Tencent Holdings (NASDAQOTH:TCEHY) announced fourth-quarter 2017 results on Wednesday morning, detailing higher-than-expected earnings driven by the sustained momentum of its social media platforms, smartphone games, and wildly popular video-streaming services.

But the Chinese tech giant also outlined plans to ramp up strategic investments aimed at taking market share and driving long-term growth, sparking concerns from skittish investors over its near-term profitability.

With shares down around 3% as of this writing, let's take a deeper look at how Tencent ended the year, as well as what we can expect in the coming quarters.

Three people with happy expressions sitting on colorful beanbag chairs and looking at their phone screens.

Image source: Getty Images.

Tencent results: The raw numbers

Metric

Q4 2017

Q4 2016

Year-Over-Year Growth

Revenue

RMB 66.392 billion ($10.161 billion)

RMB 43.864 billion

51.4%

Net profit attributable to Tencent shareholders

RMB 20.797 billion ($3.183 billion)

RMB 10.529 billion

97.5%

Earnings per diluted share

RMB 2.177 ($0.33)

RMB 1.108

96.5%

Data source: Tencent Holdings.

What happened with Tencent this quarter?

  • On an adjusted (non-GAAP) basis, which excludes non-cash items and acquisition expenses, profit attributable to shareholders grew 42% year over year to RMB 17.454 billion ($2.671 billion), or RMB 1.827 per diluted share ($0.28).
  • Tencent doesn't provide specific quarterly guidance. So for perspective -- and while we don't usually pay close attention to Wall Street's demands -- consensus estimates predicted lower adjusted earnings of $0.27 per share on higher revenue of $10.5 billion.
  • Fee-based registered subscriptions for Tencent's value-added services (VAS) grew to 135 million for growth of 22.1% year over year -- up from 125 million last quarter.
  • Weixin and WeChat monthly average users grew 11.2% year over year to 989 million and exceeded 1 billion following the Chinese New Year.
    • Accelerated growth was driven by a fine-tuned Weixin user interface to more prominently feature Mini Programs and Mini Games. 
  • Monthly active user (MAU) accounts on Tencent's QQ instant messaging service fell 9.8% year over year to 783 million. However, smart device MAUs grew 1.7% to 683 million, driven by growth in both time spent by and the number of younger users (aged 21 and below).
  • Qzone MAUs declined 11.7% year over year to 563 million, and smart device Qzone MAUs declined 9.1% to 554 million.
  • VAS revenue grew 37% year over year to RMB 39.947 billion, including the following:
    • Online games revenue grew 32% to RMB 24.367 billion, driven primarily by growth in both existing smartphone games, like Honour of Kings, and new smartphone games, including Kings of Chaos and Legacy TLBB Mobile.
    • Social networks revenue grew 45% to RMB 15.58 billion, driven by growth in subscription video streaming, live broadcast, and in-game virtual item sales.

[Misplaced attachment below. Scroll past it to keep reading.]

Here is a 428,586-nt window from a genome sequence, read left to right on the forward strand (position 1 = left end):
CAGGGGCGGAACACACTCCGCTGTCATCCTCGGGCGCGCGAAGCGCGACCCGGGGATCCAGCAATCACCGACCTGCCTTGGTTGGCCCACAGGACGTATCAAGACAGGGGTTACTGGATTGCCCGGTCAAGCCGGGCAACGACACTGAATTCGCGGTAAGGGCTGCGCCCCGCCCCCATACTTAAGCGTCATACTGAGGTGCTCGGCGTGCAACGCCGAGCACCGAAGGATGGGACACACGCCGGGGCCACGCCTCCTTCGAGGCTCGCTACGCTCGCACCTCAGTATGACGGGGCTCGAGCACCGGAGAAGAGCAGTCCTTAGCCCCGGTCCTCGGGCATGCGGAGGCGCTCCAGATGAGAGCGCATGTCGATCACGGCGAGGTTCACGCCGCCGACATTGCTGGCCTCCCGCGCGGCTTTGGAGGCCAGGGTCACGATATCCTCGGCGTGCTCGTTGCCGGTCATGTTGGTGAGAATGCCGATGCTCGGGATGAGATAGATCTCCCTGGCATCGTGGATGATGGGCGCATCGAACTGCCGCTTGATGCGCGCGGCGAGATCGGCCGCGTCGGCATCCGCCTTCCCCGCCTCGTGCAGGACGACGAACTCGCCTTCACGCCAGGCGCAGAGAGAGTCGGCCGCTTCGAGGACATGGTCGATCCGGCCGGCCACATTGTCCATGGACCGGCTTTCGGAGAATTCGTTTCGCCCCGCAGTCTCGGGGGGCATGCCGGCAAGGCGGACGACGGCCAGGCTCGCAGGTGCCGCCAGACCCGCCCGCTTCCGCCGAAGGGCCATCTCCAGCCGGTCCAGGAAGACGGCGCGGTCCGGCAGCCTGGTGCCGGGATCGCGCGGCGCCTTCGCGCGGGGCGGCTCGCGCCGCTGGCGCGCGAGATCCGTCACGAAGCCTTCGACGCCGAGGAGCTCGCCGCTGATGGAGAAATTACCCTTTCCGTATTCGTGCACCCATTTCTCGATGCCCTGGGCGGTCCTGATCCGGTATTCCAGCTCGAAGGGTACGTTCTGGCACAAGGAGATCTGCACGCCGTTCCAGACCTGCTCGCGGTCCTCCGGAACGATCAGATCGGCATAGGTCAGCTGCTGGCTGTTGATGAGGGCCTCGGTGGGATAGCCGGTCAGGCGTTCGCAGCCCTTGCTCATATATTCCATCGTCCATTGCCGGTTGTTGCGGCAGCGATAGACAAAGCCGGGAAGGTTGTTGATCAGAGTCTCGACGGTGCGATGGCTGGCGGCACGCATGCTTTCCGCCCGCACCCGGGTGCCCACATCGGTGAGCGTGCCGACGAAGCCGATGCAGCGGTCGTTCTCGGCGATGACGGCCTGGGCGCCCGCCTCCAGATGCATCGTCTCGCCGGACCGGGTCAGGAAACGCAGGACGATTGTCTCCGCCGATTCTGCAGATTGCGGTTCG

• Online advertising sales climbed 49% to RMB 12.361 billion, including the following:
    • Media advertising grew 22%, driven by Tencent Video, which is now the largest streaming platform in China, with over 137 million mobile daily active users and 56 million paying subscribers (up from 43 million last quarter).
    • "Social and other" segment ad revenue grew 68%, driven by Weixin and Tencent's ad network.
  • Other business revenue grew 121% to RMB 14.084 billion, driven by payment and cloud services.
  • Free cash flow grew 41% year over year to RMB 24.17 billion.

What management had to say

Tencent Chairman and CEO Ma Huateng stated the following:

During 2017 and continuing in 2018, Tencent made important strategic moves that reinforced our leadership. Our streaming video service became the China market leader with the most mobile daily active users and monthly subscriptions. Our Weixin Mini Program platform rapidly expanded its developer base and user adoption. Our QQ Speed Mobile racing game and PUBG: Exciting Battleground shooter game achieved absolute leadership in, and grew the audiences of, their respective genres. Looking forward, we are substantially increasing our investment in areas including video, payment, cloud, AI technologies, and smart retail, which will impact our near-term earnings but which we believe can generate long-term value and growth opportunities.

Looking forward

More specifically, Tencent says it will "more aggressively invest" in 2018 with the aim of strengthening its positions in "areas including online video, payment services, cloud services, AI technologies, and smart retail."

Of course, the market is unsurprisingly frowning at the prospect of that growth coming at the expense of Tencent's short-term profitability, which helps explain today's modest pullback. Meanwhile -- and putting aside the fact that forsaking profits in the name of driving top-line growth and securing market share is hardly an uncommon approach -- long-term investors will recognize that Tencent is making these investments from a position of strength.

Steve Symington has no position in any of the stocks mentioned. The Motley Fool owns shares of and recommends Tencent Holdings. The Motley Fool has a disclosure policy.